- Would you please write down the kind of tumor you think he/she might have?
- What will happen next?
How does the doctor know my child has a brain or spinal cord tumor?
Some symptoms of brain and spinal cord tumors may start slowly and get worse over time. Sometimes they happen very fast. Common symptoms are headaches and seizures. Other are blurry vision, sick stomach, and changes in the way your child feels or acts. The problems depend on where the tumor is. The doctor will ask you questions about your child’s health and do a physical exam.
The doctor may send your child to a pediatric neurologist (pee-dee-AT-trick nur-AHL-uh-jist) or a pediatric neurosurgeon (pee-dee-AT-trick NUR-o-SUR-jun). These are doctors who treat problems in a child’s nervous system.
Tests that may be done
If signs are pointing to a brain or spinal cord tumor, tests will be done. Here are some of the tests your child may need:
MRI scan: This test uses radio waves and strong magnets to make detailed pictures of the inside of the body. MRI is the best way to look for tumors in the brain and spinal cord. Different kinds of MRIs may be used to look at blood vessels, blood flow, and activity in the brain.
CT or CAT scan: This test uses x-rays to make detailed pictures of the inside of the body. It can be helpful for looking at the bones around the tumor.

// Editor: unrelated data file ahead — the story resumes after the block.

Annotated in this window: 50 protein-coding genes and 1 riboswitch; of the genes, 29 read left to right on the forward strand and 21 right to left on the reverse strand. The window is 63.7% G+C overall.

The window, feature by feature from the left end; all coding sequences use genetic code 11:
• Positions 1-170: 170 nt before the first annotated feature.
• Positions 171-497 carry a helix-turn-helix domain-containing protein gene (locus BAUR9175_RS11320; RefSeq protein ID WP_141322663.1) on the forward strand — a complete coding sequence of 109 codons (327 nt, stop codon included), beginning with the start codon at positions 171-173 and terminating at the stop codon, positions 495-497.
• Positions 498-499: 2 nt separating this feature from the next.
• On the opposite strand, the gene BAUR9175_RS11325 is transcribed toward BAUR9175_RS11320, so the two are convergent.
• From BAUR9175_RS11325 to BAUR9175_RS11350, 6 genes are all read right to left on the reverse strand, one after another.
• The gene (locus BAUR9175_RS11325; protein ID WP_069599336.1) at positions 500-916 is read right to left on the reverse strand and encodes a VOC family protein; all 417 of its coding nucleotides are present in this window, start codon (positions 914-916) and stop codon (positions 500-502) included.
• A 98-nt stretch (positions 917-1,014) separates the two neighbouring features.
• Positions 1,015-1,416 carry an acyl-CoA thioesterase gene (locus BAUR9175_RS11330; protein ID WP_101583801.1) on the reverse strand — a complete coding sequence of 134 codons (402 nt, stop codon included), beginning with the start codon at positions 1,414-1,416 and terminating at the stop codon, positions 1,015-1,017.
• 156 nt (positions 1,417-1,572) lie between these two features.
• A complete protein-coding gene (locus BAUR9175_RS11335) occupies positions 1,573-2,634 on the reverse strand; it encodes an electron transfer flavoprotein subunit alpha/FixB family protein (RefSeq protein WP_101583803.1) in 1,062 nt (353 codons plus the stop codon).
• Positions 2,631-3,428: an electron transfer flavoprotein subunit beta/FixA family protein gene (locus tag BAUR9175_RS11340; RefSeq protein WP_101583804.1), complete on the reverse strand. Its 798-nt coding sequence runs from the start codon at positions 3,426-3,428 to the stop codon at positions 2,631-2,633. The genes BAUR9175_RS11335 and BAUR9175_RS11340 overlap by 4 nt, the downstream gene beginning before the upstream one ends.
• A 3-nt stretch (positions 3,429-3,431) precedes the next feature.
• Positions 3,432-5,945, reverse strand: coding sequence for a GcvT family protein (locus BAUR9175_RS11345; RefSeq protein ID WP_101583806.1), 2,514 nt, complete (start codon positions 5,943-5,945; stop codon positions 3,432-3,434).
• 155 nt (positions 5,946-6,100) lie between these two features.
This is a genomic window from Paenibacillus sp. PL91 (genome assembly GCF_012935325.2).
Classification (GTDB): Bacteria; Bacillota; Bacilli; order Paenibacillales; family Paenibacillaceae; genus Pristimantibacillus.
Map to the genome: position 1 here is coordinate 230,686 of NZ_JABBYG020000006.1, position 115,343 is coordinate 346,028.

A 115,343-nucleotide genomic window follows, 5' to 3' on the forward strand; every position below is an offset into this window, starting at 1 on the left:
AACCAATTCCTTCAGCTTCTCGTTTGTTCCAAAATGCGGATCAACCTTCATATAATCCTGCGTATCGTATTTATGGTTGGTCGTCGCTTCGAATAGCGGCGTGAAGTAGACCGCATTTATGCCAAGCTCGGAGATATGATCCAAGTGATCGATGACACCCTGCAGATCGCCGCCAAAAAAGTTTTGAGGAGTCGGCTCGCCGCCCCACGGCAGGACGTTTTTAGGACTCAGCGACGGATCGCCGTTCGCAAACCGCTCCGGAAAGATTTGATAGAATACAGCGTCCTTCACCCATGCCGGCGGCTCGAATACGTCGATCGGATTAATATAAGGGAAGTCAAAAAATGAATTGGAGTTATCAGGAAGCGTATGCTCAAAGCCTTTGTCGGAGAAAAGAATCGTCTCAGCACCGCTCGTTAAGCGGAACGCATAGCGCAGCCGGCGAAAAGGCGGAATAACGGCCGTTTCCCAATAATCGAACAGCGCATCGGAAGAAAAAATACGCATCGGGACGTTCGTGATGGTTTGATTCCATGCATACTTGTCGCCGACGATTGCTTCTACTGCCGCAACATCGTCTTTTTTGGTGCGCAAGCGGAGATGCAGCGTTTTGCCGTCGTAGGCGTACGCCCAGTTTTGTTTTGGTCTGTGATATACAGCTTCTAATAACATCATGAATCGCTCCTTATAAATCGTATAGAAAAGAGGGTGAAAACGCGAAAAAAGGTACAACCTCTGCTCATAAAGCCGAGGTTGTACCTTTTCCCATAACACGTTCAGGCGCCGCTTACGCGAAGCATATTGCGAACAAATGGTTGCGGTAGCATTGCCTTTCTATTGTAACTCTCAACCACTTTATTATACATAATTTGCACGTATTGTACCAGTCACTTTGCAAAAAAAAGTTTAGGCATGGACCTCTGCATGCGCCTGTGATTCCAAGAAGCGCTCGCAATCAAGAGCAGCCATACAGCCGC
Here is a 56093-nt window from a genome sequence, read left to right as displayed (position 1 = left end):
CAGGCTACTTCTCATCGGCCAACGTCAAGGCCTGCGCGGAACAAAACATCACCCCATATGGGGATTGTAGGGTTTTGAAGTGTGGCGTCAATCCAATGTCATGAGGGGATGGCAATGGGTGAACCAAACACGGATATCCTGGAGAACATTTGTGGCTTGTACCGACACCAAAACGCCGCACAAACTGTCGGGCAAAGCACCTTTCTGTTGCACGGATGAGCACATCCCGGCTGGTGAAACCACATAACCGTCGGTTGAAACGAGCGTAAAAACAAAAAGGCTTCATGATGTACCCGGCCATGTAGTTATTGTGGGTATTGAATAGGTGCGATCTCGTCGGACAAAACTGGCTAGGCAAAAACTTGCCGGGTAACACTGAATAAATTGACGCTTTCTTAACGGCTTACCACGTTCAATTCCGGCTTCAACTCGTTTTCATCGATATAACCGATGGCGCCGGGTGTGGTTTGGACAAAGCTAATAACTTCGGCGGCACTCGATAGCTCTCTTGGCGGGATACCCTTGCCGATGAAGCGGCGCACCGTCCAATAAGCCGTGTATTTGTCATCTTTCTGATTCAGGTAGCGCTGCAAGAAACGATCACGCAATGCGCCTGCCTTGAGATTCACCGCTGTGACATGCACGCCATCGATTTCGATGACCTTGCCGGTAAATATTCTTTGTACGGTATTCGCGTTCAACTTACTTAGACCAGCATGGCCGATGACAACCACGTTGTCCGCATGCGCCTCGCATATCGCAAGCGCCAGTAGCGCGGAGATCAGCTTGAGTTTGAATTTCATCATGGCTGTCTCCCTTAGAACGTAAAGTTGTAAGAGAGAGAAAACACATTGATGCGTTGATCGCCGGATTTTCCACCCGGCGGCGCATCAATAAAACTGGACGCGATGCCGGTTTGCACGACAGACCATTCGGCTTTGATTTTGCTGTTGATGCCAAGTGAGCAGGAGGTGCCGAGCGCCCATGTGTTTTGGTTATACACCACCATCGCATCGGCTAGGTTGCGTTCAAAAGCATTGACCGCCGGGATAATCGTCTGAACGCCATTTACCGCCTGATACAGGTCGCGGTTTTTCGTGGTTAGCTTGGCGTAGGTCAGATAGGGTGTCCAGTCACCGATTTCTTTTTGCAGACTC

MR or CT angiography (AN-jee-AH-gruh-fee): These tests use special types of MRI or CT scans to look at the blood vessels inside the brain and around a tumor.
PET scan: For a PET scan, a kind of sugar is put in your child’s blood. The sugar can be seen inside your child’s body with a special camera. If there is a tumor, this sugar shows up as a “hot spot” where the tumor is found.
Biopsy: In a biopsy (BY-op-see), the doctor takes out a small piece of tissue to check it for cancer cells. A biopsy is often the only way to tell exactly what kind of tumor it is.
Questions to ask the doctor
- What tests will my child need to have?
- Who will do these tests?
- Where will they be done?
- Who can explain them to me?
- How and when will we get the results?
- Who will explain the results to us?
- What do we need to do next?
How serious is my child’s cancer?
For many types of cancer, the stage (extent) of the cancer is to decide what type of treatment is best and how likely it is that a person will get better. But brain and spinal cord tumors are not staged like most cancers.